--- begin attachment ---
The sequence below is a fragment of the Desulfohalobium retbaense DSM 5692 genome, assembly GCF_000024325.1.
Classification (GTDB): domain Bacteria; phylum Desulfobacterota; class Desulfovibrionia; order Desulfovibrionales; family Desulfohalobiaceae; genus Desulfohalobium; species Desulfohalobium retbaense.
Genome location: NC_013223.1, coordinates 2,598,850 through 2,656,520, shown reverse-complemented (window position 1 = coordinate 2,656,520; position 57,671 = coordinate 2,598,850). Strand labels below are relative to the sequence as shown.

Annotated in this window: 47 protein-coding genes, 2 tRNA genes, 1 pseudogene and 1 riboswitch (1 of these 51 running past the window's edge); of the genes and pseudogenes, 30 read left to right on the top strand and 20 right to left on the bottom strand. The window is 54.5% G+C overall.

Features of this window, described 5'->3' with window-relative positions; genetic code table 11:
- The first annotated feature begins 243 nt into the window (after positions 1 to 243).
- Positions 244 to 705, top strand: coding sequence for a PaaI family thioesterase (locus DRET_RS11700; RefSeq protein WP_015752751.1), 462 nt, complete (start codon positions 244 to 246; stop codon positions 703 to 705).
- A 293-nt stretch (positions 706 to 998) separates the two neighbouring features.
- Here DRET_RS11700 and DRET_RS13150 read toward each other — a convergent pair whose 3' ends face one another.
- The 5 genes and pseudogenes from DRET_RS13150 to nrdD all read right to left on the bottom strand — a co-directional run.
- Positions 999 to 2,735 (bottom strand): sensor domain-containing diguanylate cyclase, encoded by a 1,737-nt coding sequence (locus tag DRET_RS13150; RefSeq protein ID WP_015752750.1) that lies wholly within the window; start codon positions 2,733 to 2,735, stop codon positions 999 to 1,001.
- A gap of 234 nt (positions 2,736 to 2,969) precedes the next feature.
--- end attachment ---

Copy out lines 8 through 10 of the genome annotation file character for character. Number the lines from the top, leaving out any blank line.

- A 293-nt stretch (positions 706 to 998) separates the two neighbouring features.
- Here DRET_RS11700 and DRET_RS13150 read toward each other — a convergent pair whose 3' ends face one another.
- The 5 genes and pseudogenes from DRET_RS13150 to nrdD all read right to left on the bottom strand — a co-directional run.